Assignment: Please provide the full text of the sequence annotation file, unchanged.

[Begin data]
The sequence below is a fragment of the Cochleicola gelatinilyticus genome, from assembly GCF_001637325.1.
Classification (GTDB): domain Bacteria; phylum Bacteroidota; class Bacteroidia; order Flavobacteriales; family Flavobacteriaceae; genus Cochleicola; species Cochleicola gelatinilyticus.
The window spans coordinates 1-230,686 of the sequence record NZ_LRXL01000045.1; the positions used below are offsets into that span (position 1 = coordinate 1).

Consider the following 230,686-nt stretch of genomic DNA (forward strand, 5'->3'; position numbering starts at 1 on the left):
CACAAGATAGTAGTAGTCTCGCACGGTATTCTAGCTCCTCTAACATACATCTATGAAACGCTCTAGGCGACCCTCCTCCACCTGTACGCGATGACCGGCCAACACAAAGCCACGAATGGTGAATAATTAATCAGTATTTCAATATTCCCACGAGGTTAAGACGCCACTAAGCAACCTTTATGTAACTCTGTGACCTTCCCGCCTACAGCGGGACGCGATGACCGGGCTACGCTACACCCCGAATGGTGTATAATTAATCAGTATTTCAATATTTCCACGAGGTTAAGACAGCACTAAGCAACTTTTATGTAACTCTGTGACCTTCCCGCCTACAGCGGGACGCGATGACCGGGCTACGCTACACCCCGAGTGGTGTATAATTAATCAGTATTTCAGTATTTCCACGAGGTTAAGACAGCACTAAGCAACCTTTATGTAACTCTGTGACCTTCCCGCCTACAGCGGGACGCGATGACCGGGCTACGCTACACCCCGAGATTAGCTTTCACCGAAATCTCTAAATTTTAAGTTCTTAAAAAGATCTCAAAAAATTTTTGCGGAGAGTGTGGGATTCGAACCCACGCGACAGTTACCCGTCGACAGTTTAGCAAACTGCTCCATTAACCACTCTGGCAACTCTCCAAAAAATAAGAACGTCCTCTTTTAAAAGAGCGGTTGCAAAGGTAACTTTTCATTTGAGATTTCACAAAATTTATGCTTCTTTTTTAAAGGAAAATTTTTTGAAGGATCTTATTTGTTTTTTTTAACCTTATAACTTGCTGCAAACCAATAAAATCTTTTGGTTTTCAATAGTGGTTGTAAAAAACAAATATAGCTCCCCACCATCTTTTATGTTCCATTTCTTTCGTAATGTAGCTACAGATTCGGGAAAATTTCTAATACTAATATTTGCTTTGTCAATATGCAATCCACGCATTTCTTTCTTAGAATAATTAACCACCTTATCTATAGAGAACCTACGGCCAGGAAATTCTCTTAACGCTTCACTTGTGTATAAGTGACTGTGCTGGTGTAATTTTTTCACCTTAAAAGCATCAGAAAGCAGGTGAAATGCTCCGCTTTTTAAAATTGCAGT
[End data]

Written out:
The sequence below is a fragment of the Cochleicola gelatinilyticus genome, from assembly GCF_001637325.1.
Classification (GTDB): domain Bacteria; phylum Bacteroidota; class Bacteroidia; order Flavobacteriales; family Flavobacteriaceae; genus Cochleicola; species Cochleicola gelatinilyticus.
The window spans coordinates 1-230,686 of the sequence record NZ_LRXL01000045.1; the positions used below are offsets into that span (position 1 = coordinate 1).

Consider the following 230,686-nt stretch of genomic DNA (forward strand, 5'->3'; position numbering starts at 1 on the left):
CACAAGATAGTAGTAGTCTCGCACGGTATTCTAGCTCCTCTAACATACATCTATGAAACGCTCTAGGCGACCCTCCTCCACCTGTACGCGATGACCGGCCAACACAAAGCCACGAATGGTGAATAATTAATCAGTATTTCAATATTCCCACGAGGTTAAGACGCCACTAAGCAACCTTTATGTAACTCTGTGACCTTCCCGCCTACAGCGGGACGCGATGACCGGGCTACGCTACACCCCGAATGGTGTATAATTAATCAGTATTTCAATATTTCCACGAGGTTAAGACAGCACTAAGCAACTTTTATGTAACTCTGTGACCTTCCCGCCTACAGCGGGACGCGATGACCGGGCTACGCTACACCCCGAGTGGTGTATAATTAATCAGTATTTCAGTATTTCCACGAGGTTAAGACAGCACTAAGCAACCTTTATGTAACTCTGTGACCTTCCCGCCTACAGCGGGACGCGATGACCGGGCTACGCTACACCCCGAGATTAGCTTTCACCGAAATCTCTAAATTTTAAGTTCTTAAAAAGATCTCAAAAAATTTTTGCGGAGAGTGTGGGATTCGAACCCACGCGACAGTTACCCGTCGACAGTTTAGCAAACTGCTCCATTAACCACTCTGGCAACTCTCCAAAAAATAAGAACGTCCTCTTTTAAAAGAGCGGTTGCAAAGGTAACTTTTCATTTGAGATTTCACAAAATTTATGCTTCTTTTTTAAAGGAAAATTTTTTGAAGGATCTTATTTGTTTTTTTTAACCTTATAACTTGCTGCAAACCAATAAAATCTTTTGGTTTTCAATAGTGGTTGTAAAAAACAAATATAGCTCCCCACCATCTTTTATGTTCCATTTCTTTCGTAATGTAGCTACAGATTCGGGAAAATTTCTAATACTAATATTTGCTTTGTCAATATGCAATCCACGCATTTCTTTCTTAGAATAATTAACCACCTTATCTATAGAGAACCTACGGCCAGGAAATTCTCTTAACGCTTCACTTGTGTATAAGTGACTGTGCTGGTGTAATTTTTTCACCTTAAAAGCATCAGAAAGCAGGTGAAATGCTCCGCTTTTTAAAATTGCAGT